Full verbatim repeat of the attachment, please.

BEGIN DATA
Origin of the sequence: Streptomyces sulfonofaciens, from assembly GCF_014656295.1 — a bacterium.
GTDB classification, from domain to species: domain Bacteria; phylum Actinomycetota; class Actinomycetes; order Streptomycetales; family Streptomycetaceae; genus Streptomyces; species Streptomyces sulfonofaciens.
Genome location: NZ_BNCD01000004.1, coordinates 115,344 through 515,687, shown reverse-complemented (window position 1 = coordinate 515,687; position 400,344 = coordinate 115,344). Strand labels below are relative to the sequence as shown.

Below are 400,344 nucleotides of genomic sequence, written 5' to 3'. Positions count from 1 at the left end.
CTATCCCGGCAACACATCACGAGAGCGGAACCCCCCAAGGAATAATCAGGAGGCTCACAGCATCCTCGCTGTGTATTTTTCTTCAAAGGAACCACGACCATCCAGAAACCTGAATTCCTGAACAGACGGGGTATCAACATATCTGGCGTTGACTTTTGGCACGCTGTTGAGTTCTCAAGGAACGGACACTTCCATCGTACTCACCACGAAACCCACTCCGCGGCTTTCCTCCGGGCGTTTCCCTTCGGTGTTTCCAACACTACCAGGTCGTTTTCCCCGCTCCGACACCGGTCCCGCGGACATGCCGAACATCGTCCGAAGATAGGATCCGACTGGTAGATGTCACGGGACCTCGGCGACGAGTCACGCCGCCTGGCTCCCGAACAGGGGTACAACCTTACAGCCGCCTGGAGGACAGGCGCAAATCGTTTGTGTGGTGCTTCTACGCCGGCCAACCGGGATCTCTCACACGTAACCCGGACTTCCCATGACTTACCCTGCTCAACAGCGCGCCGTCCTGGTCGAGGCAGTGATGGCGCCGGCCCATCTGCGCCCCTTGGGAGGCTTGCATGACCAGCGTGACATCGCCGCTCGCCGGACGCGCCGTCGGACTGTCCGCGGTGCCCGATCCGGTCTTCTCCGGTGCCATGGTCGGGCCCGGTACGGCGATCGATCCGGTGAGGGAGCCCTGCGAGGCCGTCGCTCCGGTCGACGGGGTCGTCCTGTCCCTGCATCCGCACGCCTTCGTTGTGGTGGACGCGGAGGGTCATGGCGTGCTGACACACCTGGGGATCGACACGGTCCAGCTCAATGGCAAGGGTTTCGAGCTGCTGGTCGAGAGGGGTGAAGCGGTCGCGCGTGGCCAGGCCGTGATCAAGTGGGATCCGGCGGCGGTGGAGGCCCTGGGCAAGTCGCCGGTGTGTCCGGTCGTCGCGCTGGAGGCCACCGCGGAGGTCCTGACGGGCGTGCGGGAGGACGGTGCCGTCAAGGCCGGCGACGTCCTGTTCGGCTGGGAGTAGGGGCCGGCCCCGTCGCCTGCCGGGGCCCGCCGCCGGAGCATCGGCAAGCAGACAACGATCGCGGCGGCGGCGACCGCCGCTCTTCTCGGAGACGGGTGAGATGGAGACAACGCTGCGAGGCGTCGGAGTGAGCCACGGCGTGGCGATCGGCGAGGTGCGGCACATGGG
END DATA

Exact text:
Origin of the sequence: Streptomyces sulfonofaciens, from assembly GCF_014656295.1 — a bacterium.
GTDB classification, from domain to species: domain Bacteria; phylum Actinomycetota; class Actinomycetes; order Streptomycetales; family Streptomycetaceae; genus Streptomyces; species Streptomyces sulfonofaciens.
Genome location: NZ_BNCD01000004.1, coordinates 115,344 through 515,687, shown reverse-complemented (window position 1 = coordinate 515,687; position 400,344 = coordinate 115,344). Strand labels below are relative to the sequence as shown.

Below are 400,344 nucleotides of genomic sequence, written 5' to 3'. Positions count from 1 at the left end.
CTATCCCGGCAACACATCACGAGAGCGGAACCCCCCAAGGAATAATCAGGAGGCTCACAGCATCCTCGCTGTGTATTTTTCTTCAAAGGAACCACGACCATCCAGAAACCTGAATTCCTGAACAGACGGGGTATCAACATATCTGGCGTTGACTTTTGGCACGCTGTTGAGTTCTCAAGGAACGGACACTTCCATCGTACTCACCACGAAACCCACTCCGCGGCTTTCCTCCGGGCGTTTCCCTTCGGTGTTTCCAACACTACCAGGTCGTTTTCCCCGCTCCGACACCGGTCCCGCGGACATGCCGAACATCGTCCGAAGATAGGATCCGACTGGTAGATGTCACGGGACCTCGGCGACGAGTCACGCCGCCTGGCTCCCGAACAGGGGTACAACCTTACAGCCGCCTGGAGGACAGGCGCAAATCGTTTGTGTGGTGCTTCTACGCCGGCCAACCGGGATCTCTCACACGTAACCCGGACTTCCCATGACTTACCCTGCTCAACAGCGCGCCGTCCTGGTCGAGGCAGTGATGGCGCCGGCCCATCTGCGCCCCTTGGGAGGCTTGCATGACCAGCGTGACATCGCCGCTCGCCGGACGCGCCGTCGGACTGTCCGCGGTGCCCGATCCGGTCTTCTCCGGTGCCATGGTCGGGCCCGGTACGGCGATCGATCCGGTGAGGGAGCCCTGCGAGGCCGTCGCTCCGGTCGACGGGGTCGTCCTGTCCCTGCATCCGCACGCCTTCGTTGTGGTGGACGCGGAGGGTCATGGCGTGCTGACACACCTGGGGATCGACACGGTCCAGCTCAATGGCAAGGGTTTCGAGCTGCTGGTCGAGAGGGGTGAAGCGGTCGCGCGTGGCCAGGCCGTGATCAAGTGGGATCCGGCGGCGGTGGAGGCCCTGGGCAAGTCGCCGGTGTGTCCGGTCGTCGCGCTGGAGGCCACCGCGGAGGTCCTGACGGGCGTGCGGGAGGACGGTGCCGTCAAGGCCGGCGACGTCCTGTTCGGCTGGGAGTAGGGGCCGGCCCCGTCGCCTGCCGGGGCCCGCCGCCGGAGCATCGGCAAGCAGACAACGATCGCGGCGGCGGCGACCGCCGCTCTTCTCGGAGACGGGTGAGATGGAGACAACGCTGCGAGGCGTCGGAGTGAGCCACGGCGTGGCGATCGGCGAGGTGCGGCACATGGG